Recent research this century indicate the Balsas River Valley of south-central Mexico as the center of domestication of these tiny corn cobs. Before domestication, maize plants grew only small, 25 millimetres (1 in) long corn cobs, and only one per plant. In Spielvogel’s view, many centuries of artificial selection by the indigenous people of the Americas resulted in the development of maize plants capable of growing several cobs per plant, which were usually several centimetres/inches long each. The Olmec and Maya cultivated maize in numerous varieties throughout Mesoamerica; they cooked, ground and processed it through nixtamalization. It was believed that beginning about 2500 BC, the crop spread through much of the Americas. Research of the 21st century has established even earlier dates. The region developed a trade network based on surplus and varieties of maize crops.
Hundreds of years later, now in North America, one concentrated group of farmers centred their maize farming in, what we now call Cahokia; they had learned to grow maize so successfully they could support large communities.
‘Cahokia, situated north of the Rio Grande, was a huge collection of farmers packed cheek by jowl. It had few specialized craftworkers and no middle-class merchants. The total number was about 15,000 people. They were of the Mississippian culture, known as the Mound Builders. They lived around between 950 to 1250 AD. Most of the area has clayey soil that is hard to till and prone to floods. Cahokia was located next to the largest stretch of good farmland in the entire American Bottom. At its far edge, a forest of oak and hickory topped a line of bluffs. The area was little settled until as late as 600 A.D., when people trickled in and formed small villages, groups of a few hundred who planted gardens and boated up and down the Mississippi to other villages……..extract from ‘1491: The Americas before Columbus’.
Through their expert cultivation of maize they were able to create food surpluses and build concentrated settlements in the centuries after 600 CE. The Cahokia Mounds Site, which was built as the center attracted a rapid increase in population after 1000 CE. It is a six-square mile complex of large, man-made, earthen mounds rising from the flood plain. Despite using the local clay they engineered a method of building which supported the higher structures, working with water and clay to retain the mounds. In 1982, the Mound Site was designated by UNESCO as one of only eight World Heritage Sites in the United States……..but how much longer will such sites be preserved and protected?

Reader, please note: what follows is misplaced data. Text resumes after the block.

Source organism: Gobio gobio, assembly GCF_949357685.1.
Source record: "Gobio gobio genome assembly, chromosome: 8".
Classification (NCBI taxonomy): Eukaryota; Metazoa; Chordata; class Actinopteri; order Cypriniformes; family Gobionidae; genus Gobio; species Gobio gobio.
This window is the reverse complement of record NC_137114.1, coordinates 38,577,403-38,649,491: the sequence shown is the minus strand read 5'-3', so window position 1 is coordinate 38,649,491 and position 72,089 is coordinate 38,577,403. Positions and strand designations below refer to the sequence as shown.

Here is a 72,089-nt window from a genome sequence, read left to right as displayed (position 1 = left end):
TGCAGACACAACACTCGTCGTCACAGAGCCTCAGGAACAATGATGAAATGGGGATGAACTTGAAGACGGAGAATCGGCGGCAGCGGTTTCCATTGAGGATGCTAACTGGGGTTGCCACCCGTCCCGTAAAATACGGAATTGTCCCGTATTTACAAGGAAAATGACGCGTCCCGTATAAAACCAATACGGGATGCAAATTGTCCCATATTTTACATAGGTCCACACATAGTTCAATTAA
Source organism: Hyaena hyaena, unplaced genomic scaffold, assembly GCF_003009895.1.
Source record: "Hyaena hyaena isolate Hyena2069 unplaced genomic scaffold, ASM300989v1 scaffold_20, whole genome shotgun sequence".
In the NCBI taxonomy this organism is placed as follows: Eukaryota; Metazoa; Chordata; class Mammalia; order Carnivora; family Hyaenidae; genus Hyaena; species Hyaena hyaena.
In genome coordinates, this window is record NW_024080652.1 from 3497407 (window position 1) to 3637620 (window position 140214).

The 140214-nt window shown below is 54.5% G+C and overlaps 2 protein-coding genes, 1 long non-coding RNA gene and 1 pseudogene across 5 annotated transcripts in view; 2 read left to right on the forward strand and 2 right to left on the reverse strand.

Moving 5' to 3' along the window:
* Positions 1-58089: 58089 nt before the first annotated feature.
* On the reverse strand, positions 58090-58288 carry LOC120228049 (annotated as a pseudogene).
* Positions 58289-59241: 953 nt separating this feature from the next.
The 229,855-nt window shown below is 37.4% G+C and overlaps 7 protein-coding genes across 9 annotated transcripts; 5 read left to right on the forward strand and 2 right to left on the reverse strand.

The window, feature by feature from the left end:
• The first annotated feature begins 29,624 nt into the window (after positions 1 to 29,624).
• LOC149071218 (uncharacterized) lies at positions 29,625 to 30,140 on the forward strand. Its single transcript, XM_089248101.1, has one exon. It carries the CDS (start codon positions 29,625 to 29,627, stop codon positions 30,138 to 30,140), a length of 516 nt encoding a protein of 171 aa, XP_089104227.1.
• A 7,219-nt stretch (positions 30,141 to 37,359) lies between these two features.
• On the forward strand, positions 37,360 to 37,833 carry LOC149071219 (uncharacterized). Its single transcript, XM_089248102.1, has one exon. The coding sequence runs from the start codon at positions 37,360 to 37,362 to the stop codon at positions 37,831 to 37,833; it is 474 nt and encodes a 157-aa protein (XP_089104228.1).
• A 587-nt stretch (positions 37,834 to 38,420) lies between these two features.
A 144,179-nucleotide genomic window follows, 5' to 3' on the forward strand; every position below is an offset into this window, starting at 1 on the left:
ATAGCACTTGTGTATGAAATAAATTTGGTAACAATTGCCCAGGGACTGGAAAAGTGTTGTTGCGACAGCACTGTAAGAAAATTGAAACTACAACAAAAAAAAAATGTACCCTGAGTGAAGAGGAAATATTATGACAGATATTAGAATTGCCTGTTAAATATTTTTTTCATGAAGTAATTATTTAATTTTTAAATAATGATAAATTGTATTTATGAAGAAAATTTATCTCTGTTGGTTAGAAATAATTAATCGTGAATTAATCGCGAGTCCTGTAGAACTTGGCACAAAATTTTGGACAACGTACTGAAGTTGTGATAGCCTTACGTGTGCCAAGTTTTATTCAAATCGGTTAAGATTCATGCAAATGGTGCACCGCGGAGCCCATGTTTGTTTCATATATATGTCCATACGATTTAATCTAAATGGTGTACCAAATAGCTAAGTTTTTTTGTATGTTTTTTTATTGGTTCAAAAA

President Trump has withdrawn from UNESCO’s activities: “UNESCO’s mission is to contribute to the building of peace, the eradication of poverty, sustainable development and intercultural dialogue through education, the sciences, culture, communication and information.” The White House gave a statement: “This decision was not taken lightly, and reflects US concerns with mounting arrears at UNESCO, the need for fundamental reform in the organisation, and continuing anti-Israel bias at UNESCO.”
Despite their brilliant engineering skills, leaving us these amazing mounds to study and admire, the Cahokian leaders also got too ambitious with their building activities.
“Cahokia’s rulers were setting themselves up for future trouble. By mining the forests upstream for firewood and floating the logs downriver to the city, they were removing ground cover and increasing the likelihood of catastrophic floods. When these came, as they later did, kings who gained their legitimacy from their claims to control the weather would face angry questioning from their subjects.”
Cahokia declined and was lost due to flooding.
Humans seem to carry this flaw of sticking too long with a ‘good thing’ ….never seeing our resources are finite, and that by robbing one area will inflict damage on another. We get out of balance so easily and do not take into account how this wonderful planet will tip off balance if we do not respect her. Sometimes she tips off balance without our help! As when mighty asteroids hit (see previous blog) but we cannot afford to take risks with the fragile balance we all need for our survival.
Understanding where we have gone wrong in our misuse of flood plains is only now dawning on us in retrospect. Now we must plan our urban sprawl with nature in mind. See http://www.baca.uk.com/research